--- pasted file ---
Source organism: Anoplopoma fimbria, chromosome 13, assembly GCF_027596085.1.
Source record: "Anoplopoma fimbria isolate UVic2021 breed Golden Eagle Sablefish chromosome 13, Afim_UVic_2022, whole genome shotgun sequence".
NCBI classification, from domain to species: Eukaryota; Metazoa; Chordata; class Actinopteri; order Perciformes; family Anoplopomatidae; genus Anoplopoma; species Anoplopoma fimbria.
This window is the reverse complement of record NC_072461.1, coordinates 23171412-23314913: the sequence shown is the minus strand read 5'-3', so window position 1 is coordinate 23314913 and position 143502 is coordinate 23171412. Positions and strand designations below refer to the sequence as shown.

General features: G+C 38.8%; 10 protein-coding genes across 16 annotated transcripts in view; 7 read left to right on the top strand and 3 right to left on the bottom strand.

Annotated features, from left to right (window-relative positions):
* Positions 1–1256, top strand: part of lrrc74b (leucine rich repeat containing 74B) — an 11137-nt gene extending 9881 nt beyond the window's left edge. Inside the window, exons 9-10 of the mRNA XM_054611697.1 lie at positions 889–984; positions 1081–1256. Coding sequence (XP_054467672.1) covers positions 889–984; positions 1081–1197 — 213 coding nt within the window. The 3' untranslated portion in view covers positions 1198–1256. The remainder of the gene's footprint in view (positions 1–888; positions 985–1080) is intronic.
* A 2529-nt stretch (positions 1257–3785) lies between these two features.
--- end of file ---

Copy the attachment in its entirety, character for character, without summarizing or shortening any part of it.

Source organism: Anoplopoma fimbria, chromosome 13, assembly GCF_027596085.1.
Source record: "Anoplopoma fimbria isolate UVic2021 breed Golden Eagle Sablefish chromosome 13, Afim_UVic_2022, whole genome shotgun sequence".
NCBI classification, from domain to species: Eukaryota; Metazoa; Chordata; class Actinopteri; order Perciformes; family Anoplopomatidae; genus Anoplopoma; species Anoplopoma fimbria.
This window is the reverse complement of record NC_072461.1, coordinates 23171412-23314913: the sequence shown is the minus strand read 5'-3', so window position 1 is coordinate 23314913 and position 143502 is coordinate 23171412. Positions and strand designations below refer to the sequence as shown.

General features: G+C 38.8%; 10 protein-coding genes across 16 annotated transcripts in view; 7 read left to right on the top strand and 3 right to left on the bottom strand.

Annotated features, from left to right (window-relative positions):
* Positions 1–1256, top strand: part of lrrc74b (leucine rich repeat containing 74B) — an 11137-nt gene extending 9881 nt beyond the window's left edge. Inside the window, exons 9-10 of the mRNA XM_054611697.1 lie at positions 889–984; positions 1081–1256. Coding sequence (XP_054467672.1) covers positions 889–984; positions 1081–1197 — 213 coding nt within the window. The 3' untranslated portion in view covers positions 1198–1256. The remainder of the gene's footprint in view (positions 1–888; positions 985–1080) is intronic.
* A 2529-nt stretch (positions 1257–3785) lies between these two features.